Title

The Riparian Continuum Concept: Spiders and Cross Ecosystem Subsidies Along a Stream Size Gradient

Item Type

Poster

Location

Elaine Langone Center, Terrace Room

Session

Poster Presentations

Start Date

21-11-2014 8:00 PM

End Date

21-11-2014 10:00 PM

Description

Emerging aquatic insects provide important subsidies to consumers in terrestrial ecosystems and elicit a variety of responses in riparian predator populations. Flux of aquatic insects into the riparian zone is determined by both secondary production per unit stream area and stream width, while particular insect taxa emerging are dependent on location within the river continuum as described by the river continuum concept. Riparian spider communities appear to be particularly influenced by emergence events due to their various feeding strategies and ability to track preferred prey. However, little work has been conducted on the relationship between spider groups and aquatic insect emergence patterns. We hypothesized 1) spiders using different hunting strategies will be distributed in a predictable manner along the river continuum and 2) spider biomass will correlate with aquatic insect emergence. We collected riparian spiders and emerging insects from 1st-7th order streams in central Pennsylvania during a one month period in summer 2014. Preliminary results indicate riparian predator abundance increases with aquatic insect flux; however, further data analysis is required to examine patterns in spider feeding group distributions.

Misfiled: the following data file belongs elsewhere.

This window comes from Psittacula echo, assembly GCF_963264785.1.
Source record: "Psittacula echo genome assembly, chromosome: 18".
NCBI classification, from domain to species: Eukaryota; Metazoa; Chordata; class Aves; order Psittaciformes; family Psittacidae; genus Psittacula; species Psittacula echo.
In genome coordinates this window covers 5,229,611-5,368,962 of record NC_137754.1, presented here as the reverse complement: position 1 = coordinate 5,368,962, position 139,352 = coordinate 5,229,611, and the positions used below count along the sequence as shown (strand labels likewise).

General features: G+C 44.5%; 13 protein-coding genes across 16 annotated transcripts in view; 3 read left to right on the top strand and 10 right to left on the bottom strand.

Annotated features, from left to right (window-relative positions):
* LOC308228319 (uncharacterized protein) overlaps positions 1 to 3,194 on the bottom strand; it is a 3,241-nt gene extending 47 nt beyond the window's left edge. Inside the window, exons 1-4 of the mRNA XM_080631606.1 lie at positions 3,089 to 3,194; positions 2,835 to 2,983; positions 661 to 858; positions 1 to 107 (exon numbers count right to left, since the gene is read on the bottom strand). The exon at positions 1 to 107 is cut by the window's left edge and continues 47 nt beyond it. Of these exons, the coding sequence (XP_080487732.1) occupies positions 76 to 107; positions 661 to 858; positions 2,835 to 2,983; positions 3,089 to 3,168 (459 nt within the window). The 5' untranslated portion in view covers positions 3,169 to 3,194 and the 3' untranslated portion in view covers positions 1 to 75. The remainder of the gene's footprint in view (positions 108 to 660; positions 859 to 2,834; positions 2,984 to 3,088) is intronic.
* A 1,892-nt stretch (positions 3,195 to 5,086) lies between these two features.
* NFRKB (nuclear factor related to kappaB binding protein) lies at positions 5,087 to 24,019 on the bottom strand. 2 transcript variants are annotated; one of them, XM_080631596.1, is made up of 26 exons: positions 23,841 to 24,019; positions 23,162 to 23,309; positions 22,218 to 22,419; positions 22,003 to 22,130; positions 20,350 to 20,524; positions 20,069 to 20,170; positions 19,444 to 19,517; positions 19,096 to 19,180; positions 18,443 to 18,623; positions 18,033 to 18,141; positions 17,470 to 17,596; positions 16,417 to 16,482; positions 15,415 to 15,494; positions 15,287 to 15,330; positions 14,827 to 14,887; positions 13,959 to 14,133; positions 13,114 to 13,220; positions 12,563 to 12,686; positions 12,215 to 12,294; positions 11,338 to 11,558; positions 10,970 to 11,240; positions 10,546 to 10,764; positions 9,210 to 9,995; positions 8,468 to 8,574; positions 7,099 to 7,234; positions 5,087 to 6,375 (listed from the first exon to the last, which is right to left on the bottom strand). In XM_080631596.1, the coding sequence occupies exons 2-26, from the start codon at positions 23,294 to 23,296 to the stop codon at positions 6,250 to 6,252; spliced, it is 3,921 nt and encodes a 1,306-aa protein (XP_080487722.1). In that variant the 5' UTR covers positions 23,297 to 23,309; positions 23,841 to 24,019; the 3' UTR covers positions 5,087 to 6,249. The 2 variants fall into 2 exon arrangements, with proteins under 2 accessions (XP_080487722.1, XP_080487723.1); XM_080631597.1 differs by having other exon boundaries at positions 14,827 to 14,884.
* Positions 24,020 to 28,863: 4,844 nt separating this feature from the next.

Language

eng

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Nov 21st, 8:00 PM Nov 21st, 10:00 PM

The Riparian Continuum Concept: Spiders and Cross Ecosystem Subsidies Along a Stream Size Gradient

Elaine Langone Center, Terrace Room

Emerging aquatic insects provide important subsidies to consumers in terrestrial ecosystems and elicit a variety of responses in riparian predator populations. Flux of aquatic insects into the riparian zone is determined by both secondary production per unit stream area and stream width, while particular insect taxa emerging are dependent on location within the river continuum as described by the river continuum concept. Riparian spider communities appear to be particularly influenced by emergence events due to their various feeding strategies and ability to track preferred prey. However, little work has been conducted on the relationship between spider groups and aquatic insect emergence patterns. We hypothesized 1) spiders using different hunting strategies will be distributed in a predictable manner along the river continuum and 2) spider biomass will correlate with aquatic insect emergence. We collected riparian spiders and emerging insects from 1st-7th order streams in central Pennsylvania during a one month period in summer 2014. Preliminary results indicate riparian predator abundance increases with aquatic insect flux; however, further data analysis is required to examine patterns in spider feeding group distributions.